Rack Price . Supplier . and independent dealer. Regional Refiner/Marketer . the raw material from which petroleum products are manufactured. PCF . Rack Point .the volume (ie: in litres) of petroleum sold at a retail outlet in a given period.the internal price paid by an integrated refiner/marketer to its own refinery for refined petroleum products. Throughput . manufactures (from crude oil) a range of petroleum products suitable for consumer use.the wholesale price posted at the rack point. the supplier has initial title to the petroleum product as it leaves the rack point. an association of upstream and downstream oil companies and related organizations. is typically also the brand name owner of the chain of gasoline stations to which it supplies refined petroleum products.within the context of retail gasoline marketing. usually per month or per year.a petroleum organization involved in both the refining and marketing of petroleum products which has marketing operations in a limited number of provinces. these can be broadly classified as company operated. with a non-advocacy mandate to improve public awareness of Canada’s petroleum sector. Upstream .the type of contractual relationship between the supplier and the dealer (outlet operator). or at one on several loading terminals (usually in major population centres) where petroleum is marketed to non-refiner supplier/marketers at posted rack prices. MJ ERVIN & ASSOCIATES 84 .the segment of the oil industry involved in the exploration and/or production of crude oil. In the retail gasoline sector.the point at which title to refined product is transferred from the refiner to the supplier. This may be at a refinery loading terminal. lessee. it is usually based on the market-driven rack price.Mode . Transfer Price . Although in theory the transfer price could be set at any arbitrary value.Petroleum Communication Foundation. commission dealer.an organization who. Refiner .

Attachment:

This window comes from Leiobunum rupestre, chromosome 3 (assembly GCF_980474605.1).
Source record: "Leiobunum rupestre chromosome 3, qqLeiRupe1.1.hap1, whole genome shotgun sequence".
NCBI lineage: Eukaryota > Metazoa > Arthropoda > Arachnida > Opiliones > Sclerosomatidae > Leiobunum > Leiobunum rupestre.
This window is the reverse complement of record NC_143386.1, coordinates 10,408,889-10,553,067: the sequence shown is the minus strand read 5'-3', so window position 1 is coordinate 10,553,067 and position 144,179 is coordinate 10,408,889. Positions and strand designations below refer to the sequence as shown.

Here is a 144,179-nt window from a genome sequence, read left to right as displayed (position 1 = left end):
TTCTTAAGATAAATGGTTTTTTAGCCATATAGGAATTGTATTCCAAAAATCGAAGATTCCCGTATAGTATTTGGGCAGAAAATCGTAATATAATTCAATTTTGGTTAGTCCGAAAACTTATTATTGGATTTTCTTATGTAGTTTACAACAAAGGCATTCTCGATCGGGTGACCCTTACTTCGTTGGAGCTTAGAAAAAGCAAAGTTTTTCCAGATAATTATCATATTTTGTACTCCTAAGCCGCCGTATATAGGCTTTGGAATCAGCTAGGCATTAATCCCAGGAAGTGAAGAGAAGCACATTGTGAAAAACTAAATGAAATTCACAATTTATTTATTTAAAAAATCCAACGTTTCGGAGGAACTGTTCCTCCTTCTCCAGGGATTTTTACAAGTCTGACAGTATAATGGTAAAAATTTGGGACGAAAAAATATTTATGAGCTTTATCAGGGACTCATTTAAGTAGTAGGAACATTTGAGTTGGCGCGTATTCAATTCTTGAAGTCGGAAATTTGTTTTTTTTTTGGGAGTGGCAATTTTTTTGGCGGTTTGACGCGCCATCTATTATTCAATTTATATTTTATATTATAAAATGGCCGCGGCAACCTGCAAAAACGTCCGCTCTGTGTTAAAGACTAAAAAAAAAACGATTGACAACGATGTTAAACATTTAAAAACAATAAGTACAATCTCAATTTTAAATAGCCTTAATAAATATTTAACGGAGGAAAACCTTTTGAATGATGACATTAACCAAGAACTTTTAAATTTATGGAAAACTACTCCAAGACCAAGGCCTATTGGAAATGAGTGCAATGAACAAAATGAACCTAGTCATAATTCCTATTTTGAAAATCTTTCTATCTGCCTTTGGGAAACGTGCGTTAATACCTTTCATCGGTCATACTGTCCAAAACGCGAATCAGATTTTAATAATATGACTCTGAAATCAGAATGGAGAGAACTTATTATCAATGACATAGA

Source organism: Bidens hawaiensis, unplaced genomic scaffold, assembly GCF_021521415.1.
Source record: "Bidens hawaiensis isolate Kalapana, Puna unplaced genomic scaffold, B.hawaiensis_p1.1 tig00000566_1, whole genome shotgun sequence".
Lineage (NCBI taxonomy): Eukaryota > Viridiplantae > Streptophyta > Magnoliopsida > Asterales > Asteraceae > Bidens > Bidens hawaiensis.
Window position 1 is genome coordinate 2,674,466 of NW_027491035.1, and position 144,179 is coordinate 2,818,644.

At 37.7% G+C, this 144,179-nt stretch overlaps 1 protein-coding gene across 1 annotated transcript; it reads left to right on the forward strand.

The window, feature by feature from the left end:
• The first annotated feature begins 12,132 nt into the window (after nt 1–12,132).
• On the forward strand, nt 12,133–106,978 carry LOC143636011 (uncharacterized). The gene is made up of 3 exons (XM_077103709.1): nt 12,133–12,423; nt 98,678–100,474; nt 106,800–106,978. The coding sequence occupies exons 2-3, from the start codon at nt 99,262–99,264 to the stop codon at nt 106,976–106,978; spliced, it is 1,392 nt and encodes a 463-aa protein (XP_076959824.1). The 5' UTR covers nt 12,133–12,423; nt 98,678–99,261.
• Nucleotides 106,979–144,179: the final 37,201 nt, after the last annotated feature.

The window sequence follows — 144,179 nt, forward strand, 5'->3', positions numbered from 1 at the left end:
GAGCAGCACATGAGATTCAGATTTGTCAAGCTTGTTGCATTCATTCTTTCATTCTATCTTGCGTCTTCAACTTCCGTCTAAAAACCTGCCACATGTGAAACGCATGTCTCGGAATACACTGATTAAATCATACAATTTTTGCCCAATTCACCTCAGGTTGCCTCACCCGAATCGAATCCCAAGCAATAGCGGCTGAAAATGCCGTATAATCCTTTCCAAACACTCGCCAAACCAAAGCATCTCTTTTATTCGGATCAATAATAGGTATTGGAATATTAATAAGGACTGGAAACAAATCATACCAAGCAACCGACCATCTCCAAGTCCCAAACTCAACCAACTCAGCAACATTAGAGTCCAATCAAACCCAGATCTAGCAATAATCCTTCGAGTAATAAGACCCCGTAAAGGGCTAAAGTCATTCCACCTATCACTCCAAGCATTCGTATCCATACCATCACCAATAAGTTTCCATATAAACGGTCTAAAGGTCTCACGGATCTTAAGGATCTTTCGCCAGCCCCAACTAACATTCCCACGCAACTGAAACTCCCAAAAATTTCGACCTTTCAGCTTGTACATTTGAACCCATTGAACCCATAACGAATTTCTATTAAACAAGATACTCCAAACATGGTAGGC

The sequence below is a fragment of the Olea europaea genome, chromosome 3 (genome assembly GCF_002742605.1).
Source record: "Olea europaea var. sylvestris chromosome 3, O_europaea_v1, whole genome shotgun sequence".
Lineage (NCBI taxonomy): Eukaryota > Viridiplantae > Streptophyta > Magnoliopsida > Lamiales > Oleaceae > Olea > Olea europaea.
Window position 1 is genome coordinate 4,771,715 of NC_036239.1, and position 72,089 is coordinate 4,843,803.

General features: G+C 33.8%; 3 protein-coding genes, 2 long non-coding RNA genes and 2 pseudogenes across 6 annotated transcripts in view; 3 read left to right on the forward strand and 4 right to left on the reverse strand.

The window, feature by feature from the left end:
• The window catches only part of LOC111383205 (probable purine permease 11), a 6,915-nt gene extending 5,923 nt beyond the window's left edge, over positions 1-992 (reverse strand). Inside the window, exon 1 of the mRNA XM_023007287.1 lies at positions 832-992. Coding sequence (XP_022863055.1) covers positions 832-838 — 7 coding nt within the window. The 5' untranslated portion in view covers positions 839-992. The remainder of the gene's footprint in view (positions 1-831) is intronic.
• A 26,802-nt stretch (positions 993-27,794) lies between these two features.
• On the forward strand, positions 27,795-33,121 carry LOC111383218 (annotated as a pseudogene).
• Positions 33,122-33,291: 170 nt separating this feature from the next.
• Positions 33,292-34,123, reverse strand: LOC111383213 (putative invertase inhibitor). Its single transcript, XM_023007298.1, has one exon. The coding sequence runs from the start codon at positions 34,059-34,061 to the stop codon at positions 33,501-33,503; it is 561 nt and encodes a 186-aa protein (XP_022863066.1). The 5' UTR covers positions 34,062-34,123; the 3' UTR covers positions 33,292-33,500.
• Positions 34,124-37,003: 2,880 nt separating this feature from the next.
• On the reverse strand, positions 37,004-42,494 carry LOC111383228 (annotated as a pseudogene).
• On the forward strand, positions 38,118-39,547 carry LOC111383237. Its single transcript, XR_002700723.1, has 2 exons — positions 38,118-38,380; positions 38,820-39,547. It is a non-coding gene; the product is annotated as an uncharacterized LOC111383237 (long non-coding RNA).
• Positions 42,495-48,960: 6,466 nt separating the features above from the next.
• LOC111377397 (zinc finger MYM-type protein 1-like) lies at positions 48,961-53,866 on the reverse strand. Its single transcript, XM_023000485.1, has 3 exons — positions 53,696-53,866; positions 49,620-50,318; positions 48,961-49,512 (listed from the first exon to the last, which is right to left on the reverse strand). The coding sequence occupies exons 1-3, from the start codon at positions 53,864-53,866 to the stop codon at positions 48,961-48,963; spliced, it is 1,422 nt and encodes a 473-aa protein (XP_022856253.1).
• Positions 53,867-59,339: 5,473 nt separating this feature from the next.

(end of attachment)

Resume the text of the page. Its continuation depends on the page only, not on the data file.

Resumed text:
1 146.4 45.5 145.3 27.8 47.7 118.2 30.4 120.5 49.0 19.1 105.8 106.5 100.7 30.1 151.5 25.3 96. No.7 132.2 20.3 19.6 91.3 1992 128.1 104.7 122.0 42.1 97.8 132.5 112.3 132.2 49.9 1994 130.1 103.3 1989 114.1 120.1 48.5 94.5 124. using a weighted (by provincial gasoline demand) 10 city average.2 121.4 57. Nominal RUL (Regular Unleaded) price and ex-tax price is from Natural Resources Canada.7 Note 1 Note 2 Note 3 Price Index data is from Statistics Canada Cat.9 1993 130.6 133. 62-010: Consumer Prices and Price Indexes.5 30.0 115.9 97.7 22. MJ ERVIN & ASSOCIATES 85 .9 1995 133.8 108.6 92.3 115.9 115.3 125.0 93.4 152.4 110.4 97.4 27.0 1991 126.1 26.4 122.3 160.9 26.3 139.1 115.9 26.6 136.3 134.0 93.7 95.2 109.3 58.6 51.8 28.7 29.0 135. 1986 Constant (¢/litre) (3) 1986 100 100 100 100 100 100 100 100 100 100 100 47.0 102.1 144.1 126.2 133. Nominal (¢/litre) (2) RUL Annual Price.2 45.4 34.7 123.2 112.8 93.1 87.8 94.8 95.4 124.0 1988 108.2 99.9 108.3 151.5 120.4 136.8 104.5 115. 1986 Constant (¢/litre) (3) RUL Ex-tax Price.5 111.6 107.1 117. Constant dollar RUL gasoline values were derived by applying the “All Item” CPI to the nominal price for that year.8 1987 104.1 117.3 122.0 111.2 50.3 55.2 127.4 134.8 130.1 104.3 141.0 32.7 124.2 39.3 40.8 135.3 119.0 97.1 40.II Source Data Tables Table A: CPI Index: Selected Goods and Services Year **All Items** (1) Food Shelter Natural Gas Fuel Oil Telephone Gasoline Auto Repair Alcoholic Beverages Domestic Water Domestic Electricity RUL Annual Price.4 29.0 30.4 53.7 54.1 120.1 167.3 52.7 96.2 31.2 142.9 118. Nominal (¢/litre) (2) RUL Ex-tax Price.2 92.0 104.4 104.9 155.6 122.5 126.9 122.1 1990 119.2 45.4 104.